Today I offer a musing on my experience with depression. I struggled with a severe bout of depression in my later teens and twenties, and the experience and how pieces of depression are part of me continue to inform my choices.
Depression was like sinking — slow and fast. Drowning with my eyes open, though not realizing what was happening until I felt like I had no way back.
Part of the progression of healing involved acknowledged that I struggled with depression, that I had it and had had it. That is was a part of me, and maybe would be forever. Though part of me feels that looking at it as an “illness” is a cop out of sorts, a place I could hide and not take responsibility for it, I also see seeing it as an illness was part of my process of recovery.
However, staying in the illness view kept me in victim mode. Ultimately, a next step was to see that I did, in fact, have control over a lot of things: how I wanted to feel, the thoughts I put energy toward, and the actions I took (and these three greatly impacted each other). That through the choices I made, I could impact whether or not I’d stay stuck in depression.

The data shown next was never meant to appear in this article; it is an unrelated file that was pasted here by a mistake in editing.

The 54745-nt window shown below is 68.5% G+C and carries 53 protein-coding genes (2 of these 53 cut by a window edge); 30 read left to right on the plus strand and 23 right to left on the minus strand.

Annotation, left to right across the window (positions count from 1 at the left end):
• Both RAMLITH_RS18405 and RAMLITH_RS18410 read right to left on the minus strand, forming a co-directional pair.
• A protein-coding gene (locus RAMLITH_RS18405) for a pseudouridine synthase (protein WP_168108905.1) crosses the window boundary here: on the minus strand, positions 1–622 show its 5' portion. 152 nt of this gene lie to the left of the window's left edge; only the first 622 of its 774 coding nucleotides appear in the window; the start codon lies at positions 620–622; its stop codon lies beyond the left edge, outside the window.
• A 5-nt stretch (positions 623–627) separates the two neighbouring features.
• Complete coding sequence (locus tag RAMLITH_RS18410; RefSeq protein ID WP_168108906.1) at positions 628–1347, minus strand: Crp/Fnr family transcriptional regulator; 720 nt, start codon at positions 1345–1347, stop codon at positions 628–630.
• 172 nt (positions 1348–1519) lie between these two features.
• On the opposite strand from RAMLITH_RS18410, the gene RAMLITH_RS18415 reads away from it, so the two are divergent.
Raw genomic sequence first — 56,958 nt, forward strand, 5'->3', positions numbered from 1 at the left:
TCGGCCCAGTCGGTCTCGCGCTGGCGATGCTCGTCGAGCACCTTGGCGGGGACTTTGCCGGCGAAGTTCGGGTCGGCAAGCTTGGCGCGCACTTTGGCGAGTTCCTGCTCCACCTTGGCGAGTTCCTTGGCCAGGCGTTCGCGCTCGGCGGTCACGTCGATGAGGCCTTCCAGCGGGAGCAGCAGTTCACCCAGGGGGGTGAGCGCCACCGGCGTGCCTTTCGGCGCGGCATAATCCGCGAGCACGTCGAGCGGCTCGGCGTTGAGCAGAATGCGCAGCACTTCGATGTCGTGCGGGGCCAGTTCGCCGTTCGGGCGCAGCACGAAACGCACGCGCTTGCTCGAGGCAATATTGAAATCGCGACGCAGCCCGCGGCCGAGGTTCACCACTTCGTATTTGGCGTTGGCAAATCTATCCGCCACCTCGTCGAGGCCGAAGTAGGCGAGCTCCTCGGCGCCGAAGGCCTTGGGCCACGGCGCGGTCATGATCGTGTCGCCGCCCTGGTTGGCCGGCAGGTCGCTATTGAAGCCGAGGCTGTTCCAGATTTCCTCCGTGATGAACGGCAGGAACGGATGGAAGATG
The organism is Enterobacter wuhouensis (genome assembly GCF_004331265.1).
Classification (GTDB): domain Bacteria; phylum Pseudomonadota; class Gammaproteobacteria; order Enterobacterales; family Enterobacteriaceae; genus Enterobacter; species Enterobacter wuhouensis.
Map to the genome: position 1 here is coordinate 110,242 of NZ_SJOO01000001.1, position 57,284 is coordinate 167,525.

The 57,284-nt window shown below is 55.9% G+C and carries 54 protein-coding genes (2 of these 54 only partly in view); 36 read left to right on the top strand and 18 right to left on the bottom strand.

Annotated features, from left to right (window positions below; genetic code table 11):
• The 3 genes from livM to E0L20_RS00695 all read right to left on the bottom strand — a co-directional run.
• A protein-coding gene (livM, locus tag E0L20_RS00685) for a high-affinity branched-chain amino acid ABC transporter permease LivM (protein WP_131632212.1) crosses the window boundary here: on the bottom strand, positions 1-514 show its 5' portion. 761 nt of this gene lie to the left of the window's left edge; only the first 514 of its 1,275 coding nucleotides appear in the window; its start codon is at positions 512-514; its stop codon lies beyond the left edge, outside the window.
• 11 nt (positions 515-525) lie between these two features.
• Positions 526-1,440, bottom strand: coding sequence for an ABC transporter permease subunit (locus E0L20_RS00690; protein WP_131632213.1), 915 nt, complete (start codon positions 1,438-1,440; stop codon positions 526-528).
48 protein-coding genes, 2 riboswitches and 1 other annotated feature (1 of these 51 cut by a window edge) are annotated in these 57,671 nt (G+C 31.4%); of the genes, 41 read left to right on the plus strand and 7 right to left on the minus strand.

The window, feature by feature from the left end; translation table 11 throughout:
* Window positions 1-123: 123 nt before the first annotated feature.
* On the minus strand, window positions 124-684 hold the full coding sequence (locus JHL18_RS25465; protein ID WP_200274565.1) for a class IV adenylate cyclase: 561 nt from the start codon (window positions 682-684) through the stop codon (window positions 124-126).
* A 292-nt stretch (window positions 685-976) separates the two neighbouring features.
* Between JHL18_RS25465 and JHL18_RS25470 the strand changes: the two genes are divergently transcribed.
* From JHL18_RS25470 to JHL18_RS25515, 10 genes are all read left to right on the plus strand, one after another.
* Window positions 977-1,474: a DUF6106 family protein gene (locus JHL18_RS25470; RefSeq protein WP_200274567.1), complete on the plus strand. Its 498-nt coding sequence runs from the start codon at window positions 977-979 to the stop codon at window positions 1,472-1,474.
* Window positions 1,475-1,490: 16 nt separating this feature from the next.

Yes, I may have some genes that predispose me for depression. However, it’s not a place I have to live and stay. It’s not a life/death sentence. Rather, perhaps, the symptoms I associate with depression can be indicators for when I’m about to go off the rails, a warning flag of sorts.
Today, I don’t suffer from depression. Do I feel down sometimes, blue, tired, irritable, unsure, a touch hopeless, and/or low? Absolutely. It happens from time to time. And — I’m getting better and better at knowing and reminding myself that these are simply feelings; they, too, shall pass. They will not last forever. And they will pass faster if I let myself sit with wherever I’m at rather than trying to push through/away/down into where I think I should be. Depression is in the pushing. I don’t push anymore. And the waves pass.